In developing the scientific means to know our own past, we have exposed the mythical substructure of our social science. What once appeared to be unassailable axioms—the stable points around which our self-knowledge is organized—are now scattering like mice.
What is the purpose of all this new knowledge if not to reshape our conceptions of who we are and what we might yet become? If not, in other words, to rediscover the meaning of our third basic freedom: the freedom to create new and different forms of social reality.
Myth, in itself, is not the problem here—it shouldn’t be mistaken for bad or infantile science. Just as all societies have their science, all societies have their myths. Myth is the way in which human societies give structure and meaning to experience. Still, the larger mythic structures of history that we’ve been deploying for the last several centuries simply don’t work anymore. They’re impossible to reconcile with the evidence now before our eyes, and the structures and meanings they encourage are tawdry, shopworn, and politically disastrous. No doubt, for a while, at least, very little will change. Whole fields of knowledge, not to mention university chairs and departments, scientific journals, prestigious research grants, libraries, databases, school curricula, and the like have been designed to fit the old structures and the old questions.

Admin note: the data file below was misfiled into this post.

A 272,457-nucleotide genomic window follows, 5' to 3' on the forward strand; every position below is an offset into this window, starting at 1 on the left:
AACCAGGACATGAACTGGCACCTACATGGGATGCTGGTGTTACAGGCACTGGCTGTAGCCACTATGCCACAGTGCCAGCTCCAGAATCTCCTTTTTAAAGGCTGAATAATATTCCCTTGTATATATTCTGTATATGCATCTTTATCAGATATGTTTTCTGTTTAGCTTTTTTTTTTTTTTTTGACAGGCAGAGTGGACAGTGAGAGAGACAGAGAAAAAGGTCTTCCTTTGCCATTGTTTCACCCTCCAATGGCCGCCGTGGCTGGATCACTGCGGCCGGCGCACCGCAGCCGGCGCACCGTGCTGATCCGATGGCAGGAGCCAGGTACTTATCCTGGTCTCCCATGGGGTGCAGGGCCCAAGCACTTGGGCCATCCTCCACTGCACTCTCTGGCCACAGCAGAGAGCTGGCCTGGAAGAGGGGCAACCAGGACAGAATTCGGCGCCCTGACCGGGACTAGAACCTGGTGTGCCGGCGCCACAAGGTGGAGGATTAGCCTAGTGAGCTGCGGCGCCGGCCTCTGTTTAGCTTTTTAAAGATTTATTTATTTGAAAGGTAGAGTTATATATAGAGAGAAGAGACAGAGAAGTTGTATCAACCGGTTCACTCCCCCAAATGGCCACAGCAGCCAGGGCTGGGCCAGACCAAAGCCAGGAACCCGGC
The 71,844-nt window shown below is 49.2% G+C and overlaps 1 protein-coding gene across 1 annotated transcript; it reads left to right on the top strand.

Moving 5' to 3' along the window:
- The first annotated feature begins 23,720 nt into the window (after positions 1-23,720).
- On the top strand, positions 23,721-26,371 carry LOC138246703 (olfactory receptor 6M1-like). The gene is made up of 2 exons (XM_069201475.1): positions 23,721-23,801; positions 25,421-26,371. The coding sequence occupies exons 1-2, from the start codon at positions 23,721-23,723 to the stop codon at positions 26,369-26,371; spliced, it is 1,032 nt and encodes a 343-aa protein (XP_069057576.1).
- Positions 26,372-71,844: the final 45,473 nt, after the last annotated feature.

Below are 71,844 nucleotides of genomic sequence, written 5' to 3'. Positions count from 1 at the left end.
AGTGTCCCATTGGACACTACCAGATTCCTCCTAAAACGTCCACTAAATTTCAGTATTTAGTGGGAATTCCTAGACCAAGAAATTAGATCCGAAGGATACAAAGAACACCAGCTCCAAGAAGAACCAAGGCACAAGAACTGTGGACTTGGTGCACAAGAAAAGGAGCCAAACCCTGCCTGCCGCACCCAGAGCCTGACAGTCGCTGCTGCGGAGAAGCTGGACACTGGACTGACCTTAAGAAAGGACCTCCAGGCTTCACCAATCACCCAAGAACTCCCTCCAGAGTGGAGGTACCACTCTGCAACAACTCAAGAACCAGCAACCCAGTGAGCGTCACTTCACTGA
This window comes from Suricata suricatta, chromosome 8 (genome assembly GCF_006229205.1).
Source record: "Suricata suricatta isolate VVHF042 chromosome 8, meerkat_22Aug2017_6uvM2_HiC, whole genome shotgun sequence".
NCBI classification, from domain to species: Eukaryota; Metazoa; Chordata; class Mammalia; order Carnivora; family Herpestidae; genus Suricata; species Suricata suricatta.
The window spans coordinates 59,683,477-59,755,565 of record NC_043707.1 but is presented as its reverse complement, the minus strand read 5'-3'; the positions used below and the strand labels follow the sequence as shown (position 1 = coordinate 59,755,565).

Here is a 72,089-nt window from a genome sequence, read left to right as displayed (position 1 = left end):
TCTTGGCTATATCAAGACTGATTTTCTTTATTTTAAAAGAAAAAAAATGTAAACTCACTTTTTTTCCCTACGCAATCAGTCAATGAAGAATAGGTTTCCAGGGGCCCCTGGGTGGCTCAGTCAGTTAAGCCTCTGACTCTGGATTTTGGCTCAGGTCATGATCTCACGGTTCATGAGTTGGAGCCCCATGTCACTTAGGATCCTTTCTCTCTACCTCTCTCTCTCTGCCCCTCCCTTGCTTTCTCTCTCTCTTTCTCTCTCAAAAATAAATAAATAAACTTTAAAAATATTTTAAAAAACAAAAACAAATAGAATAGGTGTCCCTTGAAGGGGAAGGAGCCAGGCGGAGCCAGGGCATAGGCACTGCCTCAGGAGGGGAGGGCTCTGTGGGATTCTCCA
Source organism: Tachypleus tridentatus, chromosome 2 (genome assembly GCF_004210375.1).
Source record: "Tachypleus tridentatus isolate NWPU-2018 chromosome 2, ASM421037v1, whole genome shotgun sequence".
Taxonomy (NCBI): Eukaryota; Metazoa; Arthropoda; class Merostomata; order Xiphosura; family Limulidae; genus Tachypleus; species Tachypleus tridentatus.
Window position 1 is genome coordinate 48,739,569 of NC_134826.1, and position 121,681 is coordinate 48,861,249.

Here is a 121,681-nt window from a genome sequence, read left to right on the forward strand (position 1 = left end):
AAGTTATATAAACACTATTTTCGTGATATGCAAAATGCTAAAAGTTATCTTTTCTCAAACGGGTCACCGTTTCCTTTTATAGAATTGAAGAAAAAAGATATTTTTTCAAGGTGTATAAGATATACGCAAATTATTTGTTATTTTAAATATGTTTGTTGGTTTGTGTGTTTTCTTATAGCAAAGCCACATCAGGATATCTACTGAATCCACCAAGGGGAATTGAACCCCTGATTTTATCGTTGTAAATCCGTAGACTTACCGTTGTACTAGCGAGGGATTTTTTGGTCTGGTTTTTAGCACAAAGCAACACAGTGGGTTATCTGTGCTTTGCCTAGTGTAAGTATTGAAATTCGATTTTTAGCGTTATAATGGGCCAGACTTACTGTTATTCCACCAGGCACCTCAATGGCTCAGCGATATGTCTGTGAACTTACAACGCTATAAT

Max Planck once remarked that new scientific truths don’t replace old ones by convincing established scientists that they are wrong. They do so because proponents of the older theory eventually die, and generations that follow will find the new truths and theories to be familiar, obvious even. And we’re optimists—we like to think it won’t take that long.
To listen to the audio version read by co-author David Wengrow, download the Next Big Idea App today: